Student loan repayments resume soon – prepare now

If you’re one of the millions of Americans with outstanding federal student loans, you can expect your payments to resume in May when the pandemic-era hiatus ends.

Here are some tips to help you prepare to repay your student loans.

Know the loans

It’s probably been a while since you even looked at what you owe. What are your balances? What types of loans are in progress? Who takes care of your loans? Do you know the interest rates?

Now is the time to reacquaint yourself with your obligations. This is the first step in forming a repayment plan. For federal student loans, simply go to the Federal Student Aid website to find all relevant information.

If you borrowed money from private lenders, the name of the repairer may have changed due to industry consolidation during the pandemic. Knowing the ins and outs of your loans can reduce this confusion as well as late fees due to confusion about where to send your recovery payments.

Update information

You can also use the StudentAid website to ensure that your contact details, especially your email address, are correct. It was a problem last year. Why was that?

The US Government Accountability Office has emailed millions of borrowers. But the GAO reported that about a quarter of student loan holders don’t have a valid email address. Make sure you’re not one of them now.

It’s easy to register or log in and verify that your personal information is correct.

Determine payments

Once you’ve mastered your loans and verified that your details are correct, determining your next payment amount is crucial. The lender must disclose your monthly payment obligation online. If you don’t see it, call the repairer to confirm.

You can strategize on the best path forward. You might feel intimidated by paying other bills, saving for retirement, and having a little fun with spending on food and entertainment too! Still, sitting down with a financial advisor to optimize your plan might be worth it.

“Even though student loan repayments won’t restart until May, start understanding how this will affect your budget now,” says Stanley Himeno-Okamoto, Certified Financial Planner and Founder of DRS Financial Partners. “If you’re calculating a shortfall, identify areas where you can begin to cut and loosen your new budget over the next two months. It will feel less shocking if you can get used to the reduced level of spending over time. . .”

Repaying loans is easier when you don’t have to think about it. That’s the beauty of automatic payments.

Much like setting up regular retirement contributions, automated approaches to improving your financial situation can reduce time and effort. If you were repaying loans with the auto-debit feature before the forbearance period began, you must re-register to avoid the risk of missing the first due date.

Understanding Options

You can check out other payment plans using the Department of Education’s loan simulation tool. Another calculator, made by the Institute of Student Loan Advisors, helps borrowers find the right repayment plan.

The department also offers individuals a few ways to temporarily suspend refunds. The duration of suspensions can be up to 36 months.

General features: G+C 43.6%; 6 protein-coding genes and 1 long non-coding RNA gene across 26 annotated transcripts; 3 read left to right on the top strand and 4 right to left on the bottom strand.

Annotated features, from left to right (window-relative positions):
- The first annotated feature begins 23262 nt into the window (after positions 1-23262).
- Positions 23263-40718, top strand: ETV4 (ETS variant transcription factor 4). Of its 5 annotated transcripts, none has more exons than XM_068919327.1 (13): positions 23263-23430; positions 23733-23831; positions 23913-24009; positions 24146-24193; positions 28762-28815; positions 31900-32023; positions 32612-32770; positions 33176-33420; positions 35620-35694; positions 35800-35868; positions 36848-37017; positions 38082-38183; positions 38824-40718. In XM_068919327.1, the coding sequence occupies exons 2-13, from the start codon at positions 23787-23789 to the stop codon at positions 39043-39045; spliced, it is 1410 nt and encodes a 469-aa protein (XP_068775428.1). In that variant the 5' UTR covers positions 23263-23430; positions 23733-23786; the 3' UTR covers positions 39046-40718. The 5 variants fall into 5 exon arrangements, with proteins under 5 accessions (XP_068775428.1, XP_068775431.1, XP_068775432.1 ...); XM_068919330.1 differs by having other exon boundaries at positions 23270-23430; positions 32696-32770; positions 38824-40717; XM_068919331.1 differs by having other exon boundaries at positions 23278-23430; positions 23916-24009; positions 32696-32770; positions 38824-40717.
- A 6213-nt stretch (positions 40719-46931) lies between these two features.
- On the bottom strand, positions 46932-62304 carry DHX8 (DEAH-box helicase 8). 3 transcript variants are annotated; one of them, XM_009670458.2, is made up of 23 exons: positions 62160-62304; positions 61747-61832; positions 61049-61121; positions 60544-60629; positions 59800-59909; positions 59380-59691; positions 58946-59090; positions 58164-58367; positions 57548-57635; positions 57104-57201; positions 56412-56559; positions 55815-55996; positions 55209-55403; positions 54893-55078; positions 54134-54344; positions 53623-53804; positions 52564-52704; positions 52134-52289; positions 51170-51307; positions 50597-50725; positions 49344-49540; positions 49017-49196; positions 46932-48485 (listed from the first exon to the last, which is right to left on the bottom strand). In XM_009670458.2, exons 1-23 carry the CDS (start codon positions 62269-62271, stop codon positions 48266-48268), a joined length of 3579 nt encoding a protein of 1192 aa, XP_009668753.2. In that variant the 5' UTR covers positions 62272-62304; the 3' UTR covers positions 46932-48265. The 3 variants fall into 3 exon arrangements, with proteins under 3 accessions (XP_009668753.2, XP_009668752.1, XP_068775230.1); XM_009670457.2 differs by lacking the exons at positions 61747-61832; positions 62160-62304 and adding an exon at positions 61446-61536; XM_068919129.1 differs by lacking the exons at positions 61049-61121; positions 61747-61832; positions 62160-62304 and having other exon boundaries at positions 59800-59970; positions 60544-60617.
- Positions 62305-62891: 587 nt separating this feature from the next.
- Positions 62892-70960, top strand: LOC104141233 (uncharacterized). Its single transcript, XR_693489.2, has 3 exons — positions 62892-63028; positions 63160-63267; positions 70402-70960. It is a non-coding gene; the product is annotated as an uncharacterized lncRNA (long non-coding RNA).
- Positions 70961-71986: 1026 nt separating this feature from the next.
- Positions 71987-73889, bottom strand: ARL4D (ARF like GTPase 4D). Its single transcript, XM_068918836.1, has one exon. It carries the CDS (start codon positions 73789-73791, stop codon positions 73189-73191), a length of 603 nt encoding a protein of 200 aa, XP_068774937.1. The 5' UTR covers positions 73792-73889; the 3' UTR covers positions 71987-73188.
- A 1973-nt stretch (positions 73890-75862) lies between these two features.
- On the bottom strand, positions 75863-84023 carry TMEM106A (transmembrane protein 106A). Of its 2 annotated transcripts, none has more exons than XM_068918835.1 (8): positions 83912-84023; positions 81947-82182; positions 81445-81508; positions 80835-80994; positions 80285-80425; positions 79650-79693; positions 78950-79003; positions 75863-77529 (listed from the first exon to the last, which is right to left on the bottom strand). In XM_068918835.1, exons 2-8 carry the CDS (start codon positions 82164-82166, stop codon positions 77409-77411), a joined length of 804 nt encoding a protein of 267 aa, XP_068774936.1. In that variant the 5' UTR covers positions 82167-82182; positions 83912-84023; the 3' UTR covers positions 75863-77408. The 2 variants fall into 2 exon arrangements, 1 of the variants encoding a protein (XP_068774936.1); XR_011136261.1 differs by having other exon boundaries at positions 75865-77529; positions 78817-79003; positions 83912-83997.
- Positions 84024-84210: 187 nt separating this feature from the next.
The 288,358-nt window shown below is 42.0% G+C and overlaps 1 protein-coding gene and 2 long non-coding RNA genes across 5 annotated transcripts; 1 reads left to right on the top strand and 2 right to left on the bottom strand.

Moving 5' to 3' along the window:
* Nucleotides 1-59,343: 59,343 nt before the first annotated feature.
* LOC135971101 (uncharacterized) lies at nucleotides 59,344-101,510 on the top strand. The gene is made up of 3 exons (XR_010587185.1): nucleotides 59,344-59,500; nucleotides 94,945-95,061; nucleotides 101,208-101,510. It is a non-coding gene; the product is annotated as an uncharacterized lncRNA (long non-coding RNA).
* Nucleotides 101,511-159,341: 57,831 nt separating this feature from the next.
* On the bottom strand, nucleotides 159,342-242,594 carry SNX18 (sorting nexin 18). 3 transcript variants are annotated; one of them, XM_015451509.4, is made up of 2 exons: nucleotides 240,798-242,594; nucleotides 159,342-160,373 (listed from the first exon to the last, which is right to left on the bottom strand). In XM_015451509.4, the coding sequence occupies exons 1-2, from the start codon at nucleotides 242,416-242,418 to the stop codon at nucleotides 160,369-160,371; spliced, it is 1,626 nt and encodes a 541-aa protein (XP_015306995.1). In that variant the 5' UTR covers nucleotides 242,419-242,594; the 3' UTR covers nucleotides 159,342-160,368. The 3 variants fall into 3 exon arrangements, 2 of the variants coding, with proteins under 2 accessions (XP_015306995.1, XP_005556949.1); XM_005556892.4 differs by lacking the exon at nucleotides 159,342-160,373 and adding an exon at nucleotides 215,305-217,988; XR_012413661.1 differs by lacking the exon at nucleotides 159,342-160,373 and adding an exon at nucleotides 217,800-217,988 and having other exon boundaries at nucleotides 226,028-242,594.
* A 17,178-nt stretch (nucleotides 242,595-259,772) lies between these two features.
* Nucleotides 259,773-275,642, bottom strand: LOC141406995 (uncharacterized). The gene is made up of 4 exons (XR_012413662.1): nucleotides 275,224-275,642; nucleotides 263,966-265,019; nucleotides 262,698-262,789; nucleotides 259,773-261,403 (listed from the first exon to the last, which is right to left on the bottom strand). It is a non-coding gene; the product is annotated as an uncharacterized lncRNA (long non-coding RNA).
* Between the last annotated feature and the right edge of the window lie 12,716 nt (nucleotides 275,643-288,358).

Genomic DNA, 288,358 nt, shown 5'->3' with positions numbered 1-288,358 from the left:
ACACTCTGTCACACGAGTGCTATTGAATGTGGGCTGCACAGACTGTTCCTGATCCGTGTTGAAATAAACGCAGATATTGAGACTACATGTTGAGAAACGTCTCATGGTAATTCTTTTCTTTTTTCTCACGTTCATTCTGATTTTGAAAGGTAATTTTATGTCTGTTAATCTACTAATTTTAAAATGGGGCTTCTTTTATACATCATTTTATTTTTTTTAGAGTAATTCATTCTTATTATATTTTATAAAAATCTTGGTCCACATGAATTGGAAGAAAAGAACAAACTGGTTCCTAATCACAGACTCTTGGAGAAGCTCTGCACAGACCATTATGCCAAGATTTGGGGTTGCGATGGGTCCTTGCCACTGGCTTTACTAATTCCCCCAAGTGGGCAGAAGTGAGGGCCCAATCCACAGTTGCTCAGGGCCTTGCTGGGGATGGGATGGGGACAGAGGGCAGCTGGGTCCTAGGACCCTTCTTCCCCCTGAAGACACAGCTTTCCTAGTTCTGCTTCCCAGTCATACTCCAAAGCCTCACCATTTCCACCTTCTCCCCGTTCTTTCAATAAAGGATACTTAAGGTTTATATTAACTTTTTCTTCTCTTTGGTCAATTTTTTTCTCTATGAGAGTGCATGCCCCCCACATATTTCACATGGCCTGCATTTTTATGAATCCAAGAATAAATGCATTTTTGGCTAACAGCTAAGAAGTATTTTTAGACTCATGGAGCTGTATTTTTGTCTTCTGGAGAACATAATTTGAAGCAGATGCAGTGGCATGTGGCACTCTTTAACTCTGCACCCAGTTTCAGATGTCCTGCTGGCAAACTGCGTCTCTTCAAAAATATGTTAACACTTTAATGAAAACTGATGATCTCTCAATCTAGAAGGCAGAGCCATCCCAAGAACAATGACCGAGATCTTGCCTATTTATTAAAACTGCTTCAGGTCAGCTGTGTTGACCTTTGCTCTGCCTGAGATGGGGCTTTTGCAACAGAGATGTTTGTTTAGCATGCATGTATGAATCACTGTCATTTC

According to Nathan Mueller, founder of BlackBird Finance, you should plan to contact your lender and ask if they can offer you payment relief – before May 1 – when borrowers will likely start to overwhelm service call centers. ready. Procrastination is not your friend.

Consider refinancing

For those who are in good shape to start repaying their loans, consolidating your debt can save you money on interest payments. Locking in at a lower rate is a smart move to free up your finances.

You may be able to save hundreds of dollars a month by consolidating your student debt at a lower rate. But you should act quickly before interest rates rise.

“Inflation is much higher than when student loan repayments were suspended, so take stock of your current spending,” says Maggie Klokkenga, money coach and planner at Make A Money Mindshift. “Identify the expenses you need to pay (i.e. rent, utilities, etc.) and the amounts of each, and the expenses you can reduce (takeout, subscriptions, etc.) to allow for payment your monthly student loan starting in May.”

Another thing to consider is the emerging trend of employers helping pay off student debt. If you have a full-time job, check with your human resources department to see if your company can help foot the bill.

An employer can give each employee up to $5,250 per year tax-free for student loan repayment. It’s a huge help if you stick with a company for a few years. The amount can also be used to reimburse tuition fees if you are still enrolled in classes.

Will there be forgiveness?

Another situation to take into account is that the government administration could push for the cancellation of certain student debts. If that happens, having an unpaid debt might make sense.

Disadvantages of this strategy include having to pay taxes on the amount forgiven and paying more interest while the loans are still outstanding. Don’t count on canceling all your loans.

You may feel anxious about having to repay your student loans. This can be a significant financial burden for young people who already face many challenges in today’s economy. You can take a step-by-step approach to ensure you’re in a great position to meet your financial obligations on May 1.

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